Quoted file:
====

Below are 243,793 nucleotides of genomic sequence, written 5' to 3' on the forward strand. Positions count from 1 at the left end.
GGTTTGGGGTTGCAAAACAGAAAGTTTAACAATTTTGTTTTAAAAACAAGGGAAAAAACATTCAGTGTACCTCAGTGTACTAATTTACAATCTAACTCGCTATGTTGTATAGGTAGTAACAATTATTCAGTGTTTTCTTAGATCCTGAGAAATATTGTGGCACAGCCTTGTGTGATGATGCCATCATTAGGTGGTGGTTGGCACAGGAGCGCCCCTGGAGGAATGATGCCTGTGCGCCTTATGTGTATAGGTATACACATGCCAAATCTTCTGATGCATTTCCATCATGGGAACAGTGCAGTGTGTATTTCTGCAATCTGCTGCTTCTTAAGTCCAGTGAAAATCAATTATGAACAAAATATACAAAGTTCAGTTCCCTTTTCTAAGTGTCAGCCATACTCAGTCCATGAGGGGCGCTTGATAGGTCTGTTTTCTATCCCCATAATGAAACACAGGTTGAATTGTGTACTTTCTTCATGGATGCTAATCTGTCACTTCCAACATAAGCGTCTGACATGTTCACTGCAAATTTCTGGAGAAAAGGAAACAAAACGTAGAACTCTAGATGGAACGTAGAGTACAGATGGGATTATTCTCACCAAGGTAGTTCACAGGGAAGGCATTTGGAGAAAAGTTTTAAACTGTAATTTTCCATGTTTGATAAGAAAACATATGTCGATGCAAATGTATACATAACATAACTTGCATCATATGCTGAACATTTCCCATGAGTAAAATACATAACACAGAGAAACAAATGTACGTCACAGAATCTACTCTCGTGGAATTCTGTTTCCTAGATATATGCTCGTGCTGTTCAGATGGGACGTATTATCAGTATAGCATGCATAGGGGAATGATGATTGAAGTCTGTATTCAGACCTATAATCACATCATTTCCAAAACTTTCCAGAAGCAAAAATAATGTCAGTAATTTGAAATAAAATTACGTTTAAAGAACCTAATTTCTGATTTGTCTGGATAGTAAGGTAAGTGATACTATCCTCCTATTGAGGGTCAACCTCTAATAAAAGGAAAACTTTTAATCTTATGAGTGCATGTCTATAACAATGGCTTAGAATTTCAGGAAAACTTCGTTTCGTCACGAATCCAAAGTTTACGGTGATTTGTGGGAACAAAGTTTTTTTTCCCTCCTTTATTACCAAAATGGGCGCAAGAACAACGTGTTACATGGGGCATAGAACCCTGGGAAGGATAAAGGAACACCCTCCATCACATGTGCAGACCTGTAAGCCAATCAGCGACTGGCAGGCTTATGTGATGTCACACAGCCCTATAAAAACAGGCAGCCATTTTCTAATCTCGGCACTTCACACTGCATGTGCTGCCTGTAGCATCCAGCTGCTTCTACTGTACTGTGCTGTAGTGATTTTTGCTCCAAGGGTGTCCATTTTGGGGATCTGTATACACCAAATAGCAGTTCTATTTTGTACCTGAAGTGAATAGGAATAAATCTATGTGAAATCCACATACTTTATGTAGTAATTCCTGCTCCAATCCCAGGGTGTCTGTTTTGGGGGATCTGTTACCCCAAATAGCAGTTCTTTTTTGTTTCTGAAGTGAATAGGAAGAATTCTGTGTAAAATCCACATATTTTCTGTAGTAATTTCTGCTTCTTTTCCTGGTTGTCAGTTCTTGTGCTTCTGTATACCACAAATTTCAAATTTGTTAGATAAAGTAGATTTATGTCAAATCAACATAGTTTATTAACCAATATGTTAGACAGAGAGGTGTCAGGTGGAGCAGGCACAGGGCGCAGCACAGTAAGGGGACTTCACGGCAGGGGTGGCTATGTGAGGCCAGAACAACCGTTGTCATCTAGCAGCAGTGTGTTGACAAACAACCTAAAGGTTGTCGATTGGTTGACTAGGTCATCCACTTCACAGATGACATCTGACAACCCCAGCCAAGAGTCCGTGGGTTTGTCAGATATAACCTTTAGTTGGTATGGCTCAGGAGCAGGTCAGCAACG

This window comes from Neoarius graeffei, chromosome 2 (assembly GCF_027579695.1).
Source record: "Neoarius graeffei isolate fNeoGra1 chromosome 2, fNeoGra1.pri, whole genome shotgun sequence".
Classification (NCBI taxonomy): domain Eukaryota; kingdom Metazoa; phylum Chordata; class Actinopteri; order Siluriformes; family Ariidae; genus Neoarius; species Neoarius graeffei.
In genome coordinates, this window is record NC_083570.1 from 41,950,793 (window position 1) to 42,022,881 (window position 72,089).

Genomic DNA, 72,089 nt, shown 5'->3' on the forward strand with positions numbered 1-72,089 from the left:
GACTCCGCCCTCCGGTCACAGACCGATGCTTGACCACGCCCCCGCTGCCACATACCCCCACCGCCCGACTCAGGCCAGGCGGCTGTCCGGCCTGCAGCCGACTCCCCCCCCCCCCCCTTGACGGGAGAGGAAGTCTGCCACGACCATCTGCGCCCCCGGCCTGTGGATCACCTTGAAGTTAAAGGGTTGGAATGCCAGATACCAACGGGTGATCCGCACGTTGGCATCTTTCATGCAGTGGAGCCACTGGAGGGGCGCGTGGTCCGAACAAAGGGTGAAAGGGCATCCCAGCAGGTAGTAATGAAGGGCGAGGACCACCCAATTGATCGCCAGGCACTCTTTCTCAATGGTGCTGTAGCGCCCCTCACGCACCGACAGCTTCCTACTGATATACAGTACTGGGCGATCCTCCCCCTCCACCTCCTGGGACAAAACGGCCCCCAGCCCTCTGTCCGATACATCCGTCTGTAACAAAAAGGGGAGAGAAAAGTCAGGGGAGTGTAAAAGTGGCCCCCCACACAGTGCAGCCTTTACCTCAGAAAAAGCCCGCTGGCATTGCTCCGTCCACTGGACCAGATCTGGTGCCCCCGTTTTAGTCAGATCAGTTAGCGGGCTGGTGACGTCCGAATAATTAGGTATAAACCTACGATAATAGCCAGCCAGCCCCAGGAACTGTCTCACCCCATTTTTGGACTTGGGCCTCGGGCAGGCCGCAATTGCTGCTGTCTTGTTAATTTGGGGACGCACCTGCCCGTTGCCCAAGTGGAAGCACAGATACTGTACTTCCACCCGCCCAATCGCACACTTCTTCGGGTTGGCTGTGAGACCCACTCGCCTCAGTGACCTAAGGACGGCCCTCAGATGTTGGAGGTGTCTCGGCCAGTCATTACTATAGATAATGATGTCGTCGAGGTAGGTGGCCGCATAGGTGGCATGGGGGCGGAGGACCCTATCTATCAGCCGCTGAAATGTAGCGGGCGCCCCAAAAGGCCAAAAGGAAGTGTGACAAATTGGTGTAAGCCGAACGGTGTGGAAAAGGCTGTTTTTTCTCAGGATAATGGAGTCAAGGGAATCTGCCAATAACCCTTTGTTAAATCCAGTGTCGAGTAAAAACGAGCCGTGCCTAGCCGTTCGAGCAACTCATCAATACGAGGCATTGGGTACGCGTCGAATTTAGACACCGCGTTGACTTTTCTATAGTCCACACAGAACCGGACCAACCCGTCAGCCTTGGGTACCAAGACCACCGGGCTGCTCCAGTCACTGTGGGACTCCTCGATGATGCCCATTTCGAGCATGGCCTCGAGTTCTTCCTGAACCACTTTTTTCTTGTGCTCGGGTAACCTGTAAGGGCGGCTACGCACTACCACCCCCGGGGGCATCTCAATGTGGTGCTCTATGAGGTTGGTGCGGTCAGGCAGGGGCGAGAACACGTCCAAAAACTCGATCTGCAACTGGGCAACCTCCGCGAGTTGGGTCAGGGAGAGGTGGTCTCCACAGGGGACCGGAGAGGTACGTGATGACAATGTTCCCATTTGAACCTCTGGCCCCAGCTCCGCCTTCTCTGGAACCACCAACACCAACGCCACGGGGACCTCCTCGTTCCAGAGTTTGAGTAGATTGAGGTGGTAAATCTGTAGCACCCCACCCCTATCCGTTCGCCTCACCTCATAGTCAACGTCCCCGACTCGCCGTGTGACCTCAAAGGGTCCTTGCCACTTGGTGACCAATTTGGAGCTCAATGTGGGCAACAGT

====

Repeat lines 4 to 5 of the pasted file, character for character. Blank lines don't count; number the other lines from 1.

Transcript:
Source record: "Neoarius graeffei isolate fNeoGra1 chromosome 2, fNeoGra1.pri, whole genome shotgun sequence".
Classification (NCBI taxonomy): domain Eukaryota; kingdom Metazoa; phylum Chordata; class Actinopteri; order Siluriformes; family Ariidae; genus Neoarius; species Neoarius graeffei.